POLITICS CORNER

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Re: POLITICS CORNER

Post by Tizer » 14 Oct 2016, 09:27

Although some newspapers would like us to believe that Tesco has worked a miracle by forcing Unilever to ease off a bit on its demand for higher prices for its products the FT tells a different story. Unilever is no longer focused on the UK, it gets most of its income from abroad and sees its future in the `emerging markets', so it's not too fussed about what happens in the UK market.

A question for Richard. I keep hearing politicians and the like talking as if we could exit the EU but "stay in the Single Market". I assume they are referring to the European Single Market but how can this be? For example Wikipedia states: "The European Single Market, or Internal Market, is a single market that seeks to guarantee the free movement of goods, capital, services, and people – the "four freedoms" – within the European Union (EU). It's extended to Iceland, Liechtenstein and Norway through the Agreement on the European Economic Area - but this also provides for the free movement of persons, goods, services and capital within the European Single Market. As I understand it, Switzerland also gets access to the Single Market but only by being willing to accept the rules on freedom of movement. So how can these people expect the UK to be allowed to stay in the Single Market but not accept those requirements?

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Re: POLITICS CORNER

Post by Bruff » 14 Oct 2016, 11:02

Tiz – the short answer is that people who say we can stay in the single market or have access to it on terms as good as we have, are either delusional or they are lying through their teeth. Your understanding and what Wiki says is exactly right and so there can be no question of their delusion or of their lies. There is no chance, and I mean absolutely no chance, at all, of our having anything like the access to the single market we have unless we accept free movement and almost certainly sign up the full single-market legislative base. Of course we can trade with the single market, as the US, China, canada and everywhere else trades with the single market. But absent a trade deal then tariffs and non-tariff barriers all apply until a deal is agreed. But this will be a trade deal, with access to the market. Trading with the single market is entirely different to membership of the single market.

However this is all rather moot. As we have mentioned on here, the UK voted to leave the EU. As membership of the EU means membership of the single market (and everything else like budgetary commitments), the UK voted to leave the single market. This is why Dr Schauble said before the vote that a ‘no’ would mean no access as self-evidentl,y if you don’t want to be in the EU then you don’t want to be in the single market. Mr Tusk said much the same last night. As have Dr Merkel, Mr Hollande and Mr Renzi. That this sends the blogosphere- and message board-Brexiters into meltdown is one of life’s current pleasures – what on earth are they moaning about? It’s exactly what they flipping well voted for!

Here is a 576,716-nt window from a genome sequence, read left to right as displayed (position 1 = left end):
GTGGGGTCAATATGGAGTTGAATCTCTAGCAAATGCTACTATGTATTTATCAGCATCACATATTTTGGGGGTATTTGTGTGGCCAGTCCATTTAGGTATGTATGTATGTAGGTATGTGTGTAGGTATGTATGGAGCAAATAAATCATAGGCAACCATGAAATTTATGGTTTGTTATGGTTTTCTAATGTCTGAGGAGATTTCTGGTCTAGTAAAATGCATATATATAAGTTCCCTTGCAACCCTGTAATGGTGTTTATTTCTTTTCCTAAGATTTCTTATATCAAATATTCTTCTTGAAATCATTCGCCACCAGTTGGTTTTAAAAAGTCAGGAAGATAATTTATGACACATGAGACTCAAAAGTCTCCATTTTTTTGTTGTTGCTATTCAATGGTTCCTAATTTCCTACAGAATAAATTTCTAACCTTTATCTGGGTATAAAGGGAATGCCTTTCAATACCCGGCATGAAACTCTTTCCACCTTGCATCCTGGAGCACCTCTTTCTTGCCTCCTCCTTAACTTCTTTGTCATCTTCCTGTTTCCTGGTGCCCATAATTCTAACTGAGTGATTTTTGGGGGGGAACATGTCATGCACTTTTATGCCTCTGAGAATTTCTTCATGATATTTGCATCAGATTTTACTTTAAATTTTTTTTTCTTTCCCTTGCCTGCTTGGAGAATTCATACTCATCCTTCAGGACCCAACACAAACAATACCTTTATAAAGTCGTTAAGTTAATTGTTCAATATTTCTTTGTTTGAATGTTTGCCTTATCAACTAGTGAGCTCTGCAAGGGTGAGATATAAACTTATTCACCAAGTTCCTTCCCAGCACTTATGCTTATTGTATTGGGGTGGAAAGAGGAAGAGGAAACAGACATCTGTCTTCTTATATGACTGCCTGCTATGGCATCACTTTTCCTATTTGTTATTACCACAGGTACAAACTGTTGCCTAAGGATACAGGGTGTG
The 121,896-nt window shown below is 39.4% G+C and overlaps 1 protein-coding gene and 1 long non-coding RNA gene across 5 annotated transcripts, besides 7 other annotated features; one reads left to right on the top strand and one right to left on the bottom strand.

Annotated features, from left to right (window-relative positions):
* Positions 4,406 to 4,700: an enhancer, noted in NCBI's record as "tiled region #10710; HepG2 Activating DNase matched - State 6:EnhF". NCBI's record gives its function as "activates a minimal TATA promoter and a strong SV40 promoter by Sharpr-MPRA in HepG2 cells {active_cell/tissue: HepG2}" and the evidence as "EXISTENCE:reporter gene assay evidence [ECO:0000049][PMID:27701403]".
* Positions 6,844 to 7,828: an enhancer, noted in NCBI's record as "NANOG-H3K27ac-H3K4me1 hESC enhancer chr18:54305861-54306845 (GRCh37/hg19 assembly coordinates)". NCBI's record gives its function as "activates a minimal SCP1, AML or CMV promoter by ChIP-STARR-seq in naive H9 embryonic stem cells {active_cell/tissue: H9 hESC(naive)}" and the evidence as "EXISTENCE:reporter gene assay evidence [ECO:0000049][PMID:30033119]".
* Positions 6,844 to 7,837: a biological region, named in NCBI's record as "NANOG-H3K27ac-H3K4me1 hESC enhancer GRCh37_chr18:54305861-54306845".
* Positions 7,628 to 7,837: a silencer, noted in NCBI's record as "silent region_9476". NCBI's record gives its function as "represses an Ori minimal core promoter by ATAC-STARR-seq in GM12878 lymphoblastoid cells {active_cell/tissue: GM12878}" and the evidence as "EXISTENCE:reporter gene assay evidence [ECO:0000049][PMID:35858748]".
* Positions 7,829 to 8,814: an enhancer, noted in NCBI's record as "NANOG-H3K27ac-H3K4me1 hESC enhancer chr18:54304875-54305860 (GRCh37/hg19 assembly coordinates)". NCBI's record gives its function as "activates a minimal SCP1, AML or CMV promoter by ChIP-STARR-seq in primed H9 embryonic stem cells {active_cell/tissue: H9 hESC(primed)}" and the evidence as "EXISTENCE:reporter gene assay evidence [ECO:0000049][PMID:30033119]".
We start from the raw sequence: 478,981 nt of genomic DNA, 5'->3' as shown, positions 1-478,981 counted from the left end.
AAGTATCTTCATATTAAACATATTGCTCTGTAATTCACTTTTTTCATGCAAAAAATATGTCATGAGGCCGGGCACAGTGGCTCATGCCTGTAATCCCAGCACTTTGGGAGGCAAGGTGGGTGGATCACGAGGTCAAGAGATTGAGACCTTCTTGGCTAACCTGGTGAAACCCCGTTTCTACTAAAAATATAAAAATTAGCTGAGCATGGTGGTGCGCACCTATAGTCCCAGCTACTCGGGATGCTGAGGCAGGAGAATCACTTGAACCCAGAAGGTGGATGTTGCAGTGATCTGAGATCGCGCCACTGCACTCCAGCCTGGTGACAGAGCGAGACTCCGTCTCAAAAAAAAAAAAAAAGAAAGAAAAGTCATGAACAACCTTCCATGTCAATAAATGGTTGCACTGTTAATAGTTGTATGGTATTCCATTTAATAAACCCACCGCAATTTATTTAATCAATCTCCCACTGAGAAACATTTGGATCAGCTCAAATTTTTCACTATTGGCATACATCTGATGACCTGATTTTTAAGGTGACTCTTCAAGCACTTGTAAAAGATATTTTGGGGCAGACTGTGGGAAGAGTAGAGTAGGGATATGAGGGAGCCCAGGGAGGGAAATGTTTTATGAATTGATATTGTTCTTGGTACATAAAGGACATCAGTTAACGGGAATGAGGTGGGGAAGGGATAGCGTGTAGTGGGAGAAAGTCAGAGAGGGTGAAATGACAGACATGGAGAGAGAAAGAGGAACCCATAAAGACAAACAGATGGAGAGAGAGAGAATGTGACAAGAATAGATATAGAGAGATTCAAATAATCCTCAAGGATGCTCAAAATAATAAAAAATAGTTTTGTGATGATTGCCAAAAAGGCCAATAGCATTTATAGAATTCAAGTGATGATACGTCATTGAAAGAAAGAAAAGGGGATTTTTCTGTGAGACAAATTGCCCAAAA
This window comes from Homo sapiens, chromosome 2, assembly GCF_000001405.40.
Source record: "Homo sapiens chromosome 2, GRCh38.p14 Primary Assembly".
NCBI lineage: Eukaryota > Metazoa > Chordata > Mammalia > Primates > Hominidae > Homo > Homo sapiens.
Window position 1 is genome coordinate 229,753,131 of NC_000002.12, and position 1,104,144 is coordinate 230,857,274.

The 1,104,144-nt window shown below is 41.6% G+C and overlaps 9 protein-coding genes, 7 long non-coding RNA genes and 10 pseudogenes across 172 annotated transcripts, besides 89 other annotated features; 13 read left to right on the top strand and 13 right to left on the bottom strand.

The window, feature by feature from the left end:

I heard the other day that Dutch advisors and civil servants have taken to referring to the UK as the ‘spoilt little Prince’. Quite.

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Re: POLITICS CORNER

Post by Tizer » 14 Oct 2016, 11:10

That's a very helpful reply, Richard, thank you.
‘Spoilt little Prince’, yes, and perhaps we are back to being `Perfidious Albion'.

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Re: POLITICS CORNER

Post by Tripps » 14 Oct 2016, 15:41

Stanley wrote:Brexit and Marmite..... Discuss.....
Not sure there is any direct connection really, but has been lumped in with Unilever's cheeky general bid to raise prices. Just part of the cut and thrust of such large businesses - I guess it happens all the time. The price of Marmite is interesting though, and I'll keep an eye on what happens to it, and keep you posted.

I don't care for it much, but have bought it, out of curiosity, on a couple of occasions in the last two or three years. It had always cost £2.49 for the most common size jar. Even Aldi only managed to do it for just a little less. It seems the same price in all supermarkets, even the posh one, which is cause for suspicion in itself. I think that used to be called 'resale price maintenance' which is now not allowed. There is very little competition, just Vegemite, which is not available everywhere. Good case for the Competition Commission I'd say, or an entrepreneur to challenge the brand. I'd love to know what it costs to produce a jar .

I've been to Tesco today. but couldn't find Marmite, since they are remodeling the store, and everything has been moved. I saw Andrew - sorry - Lord Lansley looking as confused as I was. I spared him my usual conversation. :smile:

PS - Later that same day -
Looks like it's not Just Tesco that they are trying it on with
Let's try it in Ireland
Someone clever needs to explain that to me . :smile: Doesn't Ireland uses the euro, not sterling?
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Re: POLITICS CORNER

Post by Stanley » 15 Oct 2016, 03:32

I shall rest easier in my bed P...... (NOT!)